Taiwan has insisted it is “not for sale” in response to Elon Musk’s claim the country was an integral part of China.
The billionaire owner of social media platform X, formerly known as Twitter, the Starlink satellite network and Tesla, made the comments to the All-In Summit in Los Angeles this week.
“Their [Beijing’s] policy has been to reunite Taiwan with China,” Mr Musk said.
“From their standpoint, maybe it is analogous to Hawaii or something like that, like an integral part of China that is arbitrarily not part of China mostly because… the US Pacific Fleet has stopped any sort of reunification effort by force,” he said.
China building airstrip on disputed island
China sends warships and jets near Taiwan
However, Taiwan‘s foreign minister Joseph Wu, in a post on X, said he hoped Musk could ask China to open the billionaire’s social media platform to its people.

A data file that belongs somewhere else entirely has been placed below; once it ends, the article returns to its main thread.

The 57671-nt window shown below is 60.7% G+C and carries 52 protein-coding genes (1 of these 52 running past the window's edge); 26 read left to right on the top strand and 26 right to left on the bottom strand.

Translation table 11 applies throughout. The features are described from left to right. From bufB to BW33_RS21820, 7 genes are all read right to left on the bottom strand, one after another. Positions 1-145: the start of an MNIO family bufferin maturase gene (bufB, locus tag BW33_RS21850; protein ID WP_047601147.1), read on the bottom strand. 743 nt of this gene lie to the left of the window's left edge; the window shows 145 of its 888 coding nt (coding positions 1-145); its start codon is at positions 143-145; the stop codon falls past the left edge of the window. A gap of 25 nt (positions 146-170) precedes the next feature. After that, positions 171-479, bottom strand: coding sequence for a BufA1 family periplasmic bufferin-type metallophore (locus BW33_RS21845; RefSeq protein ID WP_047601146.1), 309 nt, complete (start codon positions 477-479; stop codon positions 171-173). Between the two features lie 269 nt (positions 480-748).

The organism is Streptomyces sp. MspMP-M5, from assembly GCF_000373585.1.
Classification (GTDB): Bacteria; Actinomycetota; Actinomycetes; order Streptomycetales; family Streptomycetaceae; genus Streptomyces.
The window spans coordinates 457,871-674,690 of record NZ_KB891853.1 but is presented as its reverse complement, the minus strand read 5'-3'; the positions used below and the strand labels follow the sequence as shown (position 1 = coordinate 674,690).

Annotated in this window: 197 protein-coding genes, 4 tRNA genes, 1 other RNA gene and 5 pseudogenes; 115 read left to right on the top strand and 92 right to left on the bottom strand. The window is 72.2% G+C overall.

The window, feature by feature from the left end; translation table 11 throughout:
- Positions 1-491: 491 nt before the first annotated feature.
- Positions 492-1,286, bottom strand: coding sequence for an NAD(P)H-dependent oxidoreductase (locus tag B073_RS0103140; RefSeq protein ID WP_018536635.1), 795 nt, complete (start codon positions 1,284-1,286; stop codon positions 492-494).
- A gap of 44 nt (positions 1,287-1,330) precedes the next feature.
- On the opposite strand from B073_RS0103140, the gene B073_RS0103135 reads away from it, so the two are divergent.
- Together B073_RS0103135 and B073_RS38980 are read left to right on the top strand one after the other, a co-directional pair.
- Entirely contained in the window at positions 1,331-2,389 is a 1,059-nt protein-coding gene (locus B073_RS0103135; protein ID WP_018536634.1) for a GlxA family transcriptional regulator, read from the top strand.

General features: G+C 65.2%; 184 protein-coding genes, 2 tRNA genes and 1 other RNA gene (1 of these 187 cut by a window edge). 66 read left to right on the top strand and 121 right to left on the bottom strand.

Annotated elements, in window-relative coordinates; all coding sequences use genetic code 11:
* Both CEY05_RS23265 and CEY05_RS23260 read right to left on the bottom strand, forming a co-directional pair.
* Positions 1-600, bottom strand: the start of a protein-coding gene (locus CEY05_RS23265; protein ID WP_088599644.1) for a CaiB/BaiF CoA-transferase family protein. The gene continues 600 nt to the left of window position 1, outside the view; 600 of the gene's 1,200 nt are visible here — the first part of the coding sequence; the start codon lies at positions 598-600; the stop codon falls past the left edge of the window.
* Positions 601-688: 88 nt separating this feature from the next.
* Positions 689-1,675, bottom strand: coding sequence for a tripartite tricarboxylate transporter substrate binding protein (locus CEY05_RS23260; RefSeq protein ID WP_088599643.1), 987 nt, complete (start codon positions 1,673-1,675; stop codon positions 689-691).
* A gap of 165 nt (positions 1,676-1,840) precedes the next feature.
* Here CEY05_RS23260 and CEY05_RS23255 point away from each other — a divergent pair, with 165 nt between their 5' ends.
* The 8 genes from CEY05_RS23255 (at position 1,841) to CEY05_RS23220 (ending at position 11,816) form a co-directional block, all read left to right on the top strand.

China blocks X, along with other major Western social media sites like Facebook.
“Perhaps he thinks banning it is a good policy, like turning off @Starlink to thwart Ukraine’s counterstrike against Russia,” Mr Wu said.
‘Has your ego cost Ukrainian lives?’
He was referring to Mr Musk refusing a Ukrainian request to activate his Starlink satellite network in Crimea’s port city of Sevastopol last year to aid an attack on Russia’s fleet there.
“Listen up, Taiwan is not part of the PRC & certainly not for sale!” Mr Wu added, using the acronym for the People’s Republic of China.
A Chinese warship near Fuzhou, Fujian Province, near the Taiwan’s Matsu Islands in April
Meanwhile, Taiwan’s defence ministry has said in the past 24 hours it had detected 40 Chinese air force aircraft entering the island’s air defence zone, mostly flying into the Bashi Channel.
At least four of the aircraft also crossed the median line of the Taiwan Strait to the northwest of the island.
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Taiwan’s democratically elected government strongly rejects China’s sovereignty claims, and says only Taiwan’s people can decide their future.